Coach Samson Dubina 2016 US National Team Coach 2015 - 2018 USATT Coach of the Year
 

To see this website as it was intended, please update to a modern browser!

-->

Strict vs Flexible

Making a distinct clarification...

 
 
 
Here is an e-mail that I recently wrote to one of my students.  I hope that maybe you too can learn from this lesson...
 
 
 
Dear Student,
You made a comment during our lesson last week, and I just wanted to make a short clarification.  If I remember correctly, you said, “Samson, you coach like you play.” Referring to being strict with precisely which balls must be played short, which balls must be looped, which balls must be powered, which balls must be placed to certain locations…   in a ridged framework.
Actually, there are some things that are strict for each particular style across the board and there are some things that are extremely flexible for each particular style.  I have done and will try to do my best to help all of my students understand the distinction between the strict and the flexible for each of their developing styles.  Strict means that there is only really 1 good option for that student’s particular style.  Flexible means that there are multiple good options and I’ll let the player develop strategically as he is developing his game.  Let me use an 1800-level 2-winged looper as an illustration.
 
Strict:
If someone serves long sidespin to Bob’s forehand (Bob is an 1800 2-winged looper), what are his options?
#1 He could chop back long (allowing his opponent to attack first)
#2 He could attempt to push short (which is extremely difficult on a long serve)
#3 He could attempt to block (which is difficult on a sidespin serve)
#4 He could smash (which is a bit risky but still possible)
#5 He could lob (which allows his opponent to smash)
#6 He could flip (which isn’t very strong a long serve)
#7 He could loop (which is the safest thing to do, puts the most pressure on the opponent, and puts Bob in an offensive situation where he can control the table with strong attacks.)
So, for this basic situation, there is really only 1 good answer.
If someone serves short heavy topspin to Bob’s backhand (Bob is an 1800 2-winged looper), what are his options?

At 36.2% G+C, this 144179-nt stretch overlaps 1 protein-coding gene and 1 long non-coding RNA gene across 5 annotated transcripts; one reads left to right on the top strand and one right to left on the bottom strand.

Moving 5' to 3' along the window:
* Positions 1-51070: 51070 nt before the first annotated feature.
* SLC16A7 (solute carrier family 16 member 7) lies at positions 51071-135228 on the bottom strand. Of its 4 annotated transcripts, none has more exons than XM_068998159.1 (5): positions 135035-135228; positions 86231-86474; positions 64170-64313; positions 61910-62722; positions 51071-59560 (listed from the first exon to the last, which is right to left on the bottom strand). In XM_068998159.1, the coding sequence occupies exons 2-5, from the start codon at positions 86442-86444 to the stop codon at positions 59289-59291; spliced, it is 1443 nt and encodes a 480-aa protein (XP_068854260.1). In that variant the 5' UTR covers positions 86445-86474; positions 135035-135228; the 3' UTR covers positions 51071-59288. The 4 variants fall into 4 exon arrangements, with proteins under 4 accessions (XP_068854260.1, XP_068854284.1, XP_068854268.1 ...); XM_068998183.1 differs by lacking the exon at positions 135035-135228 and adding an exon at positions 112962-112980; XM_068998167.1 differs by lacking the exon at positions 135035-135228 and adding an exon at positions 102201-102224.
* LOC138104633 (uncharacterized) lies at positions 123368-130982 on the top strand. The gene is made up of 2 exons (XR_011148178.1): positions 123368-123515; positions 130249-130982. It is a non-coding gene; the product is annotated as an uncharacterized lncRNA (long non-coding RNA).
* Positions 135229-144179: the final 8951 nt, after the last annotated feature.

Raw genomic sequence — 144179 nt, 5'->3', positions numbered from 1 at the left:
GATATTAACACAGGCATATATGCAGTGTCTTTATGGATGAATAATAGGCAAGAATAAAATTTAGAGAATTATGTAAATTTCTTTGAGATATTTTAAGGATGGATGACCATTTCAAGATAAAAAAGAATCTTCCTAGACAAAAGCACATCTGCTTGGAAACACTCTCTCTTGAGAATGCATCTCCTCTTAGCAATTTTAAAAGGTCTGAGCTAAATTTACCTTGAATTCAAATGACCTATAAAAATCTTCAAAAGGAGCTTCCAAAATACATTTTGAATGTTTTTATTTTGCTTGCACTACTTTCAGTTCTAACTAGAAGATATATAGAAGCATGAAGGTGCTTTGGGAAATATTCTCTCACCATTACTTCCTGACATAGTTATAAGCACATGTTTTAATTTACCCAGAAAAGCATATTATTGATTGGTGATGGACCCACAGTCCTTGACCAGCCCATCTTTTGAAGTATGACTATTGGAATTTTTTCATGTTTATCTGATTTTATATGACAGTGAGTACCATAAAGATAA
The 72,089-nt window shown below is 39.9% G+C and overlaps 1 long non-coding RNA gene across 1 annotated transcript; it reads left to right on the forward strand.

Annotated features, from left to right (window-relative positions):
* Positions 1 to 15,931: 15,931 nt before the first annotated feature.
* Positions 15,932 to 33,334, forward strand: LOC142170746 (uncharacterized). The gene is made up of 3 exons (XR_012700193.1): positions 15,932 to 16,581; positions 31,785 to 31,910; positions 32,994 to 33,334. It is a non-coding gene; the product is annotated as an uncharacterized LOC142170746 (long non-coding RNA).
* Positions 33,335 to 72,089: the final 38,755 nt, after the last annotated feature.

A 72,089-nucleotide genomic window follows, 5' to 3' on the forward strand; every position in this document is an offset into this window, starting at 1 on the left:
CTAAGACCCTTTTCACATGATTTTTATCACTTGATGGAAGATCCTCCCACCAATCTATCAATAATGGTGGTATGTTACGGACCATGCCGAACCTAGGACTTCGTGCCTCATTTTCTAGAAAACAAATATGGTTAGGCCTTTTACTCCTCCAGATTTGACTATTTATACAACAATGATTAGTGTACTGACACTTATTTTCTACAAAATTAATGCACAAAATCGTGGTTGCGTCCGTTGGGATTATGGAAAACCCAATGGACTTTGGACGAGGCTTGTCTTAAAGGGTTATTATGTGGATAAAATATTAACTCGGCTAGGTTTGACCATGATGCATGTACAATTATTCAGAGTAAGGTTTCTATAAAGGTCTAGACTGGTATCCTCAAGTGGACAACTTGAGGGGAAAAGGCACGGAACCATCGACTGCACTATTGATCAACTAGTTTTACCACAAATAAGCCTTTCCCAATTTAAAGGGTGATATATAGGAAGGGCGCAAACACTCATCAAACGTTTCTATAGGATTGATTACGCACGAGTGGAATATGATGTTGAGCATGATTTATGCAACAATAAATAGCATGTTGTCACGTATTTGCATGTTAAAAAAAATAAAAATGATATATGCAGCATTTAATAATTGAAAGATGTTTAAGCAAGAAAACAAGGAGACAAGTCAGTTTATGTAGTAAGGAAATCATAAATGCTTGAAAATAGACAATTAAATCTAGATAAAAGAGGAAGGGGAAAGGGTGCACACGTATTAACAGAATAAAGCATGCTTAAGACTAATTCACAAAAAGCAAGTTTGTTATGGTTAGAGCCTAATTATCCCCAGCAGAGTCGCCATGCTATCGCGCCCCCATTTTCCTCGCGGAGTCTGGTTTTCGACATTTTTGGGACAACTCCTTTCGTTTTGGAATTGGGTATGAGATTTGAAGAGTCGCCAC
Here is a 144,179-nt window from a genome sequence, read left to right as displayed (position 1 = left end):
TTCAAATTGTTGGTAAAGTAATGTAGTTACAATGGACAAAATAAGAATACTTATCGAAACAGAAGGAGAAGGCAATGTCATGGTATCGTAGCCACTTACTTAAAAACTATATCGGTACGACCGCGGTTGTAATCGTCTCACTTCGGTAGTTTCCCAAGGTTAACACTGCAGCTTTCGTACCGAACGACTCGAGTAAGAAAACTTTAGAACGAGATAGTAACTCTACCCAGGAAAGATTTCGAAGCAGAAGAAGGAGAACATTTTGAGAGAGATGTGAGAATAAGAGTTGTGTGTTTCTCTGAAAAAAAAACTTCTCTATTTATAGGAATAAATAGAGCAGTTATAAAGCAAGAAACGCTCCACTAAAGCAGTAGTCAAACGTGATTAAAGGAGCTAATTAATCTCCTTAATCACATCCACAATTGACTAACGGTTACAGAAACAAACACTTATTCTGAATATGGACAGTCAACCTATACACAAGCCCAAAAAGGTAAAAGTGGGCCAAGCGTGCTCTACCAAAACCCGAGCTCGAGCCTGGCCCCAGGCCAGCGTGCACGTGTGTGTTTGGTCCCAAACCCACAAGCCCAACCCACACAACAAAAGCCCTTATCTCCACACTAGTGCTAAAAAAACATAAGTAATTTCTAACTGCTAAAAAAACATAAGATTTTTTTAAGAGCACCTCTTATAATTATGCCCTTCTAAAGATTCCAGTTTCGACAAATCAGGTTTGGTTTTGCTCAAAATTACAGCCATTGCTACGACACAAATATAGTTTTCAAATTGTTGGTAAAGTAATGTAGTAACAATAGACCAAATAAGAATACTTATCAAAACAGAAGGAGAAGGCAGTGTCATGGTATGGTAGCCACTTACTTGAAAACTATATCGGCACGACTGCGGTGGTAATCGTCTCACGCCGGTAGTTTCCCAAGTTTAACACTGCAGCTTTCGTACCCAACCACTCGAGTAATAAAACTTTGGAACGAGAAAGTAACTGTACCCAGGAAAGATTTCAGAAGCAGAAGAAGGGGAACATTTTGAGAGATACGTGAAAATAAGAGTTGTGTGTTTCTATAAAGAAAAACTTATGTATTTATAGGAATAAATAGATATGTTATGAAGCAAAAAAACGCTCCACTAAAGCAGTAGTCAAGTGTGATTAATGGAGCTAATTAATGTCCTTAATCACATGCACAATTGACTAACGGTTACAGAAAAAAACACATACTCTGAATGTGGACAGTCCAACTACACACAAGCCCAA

#1 He could push short (which will likely result in a high push)
#2 He could push long (which allows his looping opponent to attack first)
#3 He can’t really loop because it is short
#4 He could lob (which allows his opponent to smash)
#5 He could block (which might get the ball on the table but unfortunately allows the opponent to attack first)
#6 He could flip (which is the safest thing to do, puts the most pressure on the opponent, and puts Bob in an offensive situation where he can control the table with strong attacks.)
So, for this basic situation, there is really only 1 good answer.
If Bob backhand loops and his opponent blocks low to Bob’s forehand (Bob is an 1800 2-winged looper), what are his options?
#1 He could chop back long (allowing his opponent the opportunity to attack)
#2 He could attempt to push short (which is extremely difficult against a block)
#3 He could block (allowing his opponent the opportunity to attack)
#4 He could smash (which is possible but could be a low-percentage shot against the low block)
#5 He could lob (which allows his opponent to smash)
#6 He could loop (which is the safest thing to do, puts the most pressure on the opponent, and puts Bob in an offensive situation where he can continue to control the table with strong attacks.)
So, for this basic situation, there is really only 1 good answer.
 
 
 
Flexible:
There are many areas of the game that I allow flexibility.  For initially choosing a game style, I allow some of my students to be loopers, some hitters, some blockers, some choppers, some penhold, some shakehands, some near the table, some off the table, as well at various types of equipment.  Also, within each style, I allow a lot of flexibility.  For example, let’s use an average 1800-level 2-wing looper as an illustration.  Here are some basic things that I will allow flexibility in:
#1 Does Bob want to play 80% forehand and 20% backhand or 40% forehand and 60% backhand – I’ll let him choose.
#2 When Bob is stuck on defense, does Bob want to block his opponent out-of-position or try mixing in some very aggressive counterloops – I’ll let him choose.
#3 Does Bob want to serve short 90% and long 10% or does he want to serve short 60% and serve long 40% - I’ll let him choose.
#4 Does Bob want to play all the short backspin serves with a short push or does he want to vary his returns with flips, deep pushes, angle pushes, and sidespin pushes – I’ll let him choose.
#5 Does Bob want to hold a neutral grip or does he want to be shifted to a slight forehand or backhand grip?
There are literally hundreds of aspects of each style that are merely personal preferences.  It is important that I allow each player to develop his style and still give each of them personal direction between bad choices, medium choices, good choices, better choices, and sometimes only choices.
 
I will do my absolute best this year to clearly make the distinction to each of my students about which parts of the game for each particular style are strict and which parts are flexible. 
 
 
 
 

Category: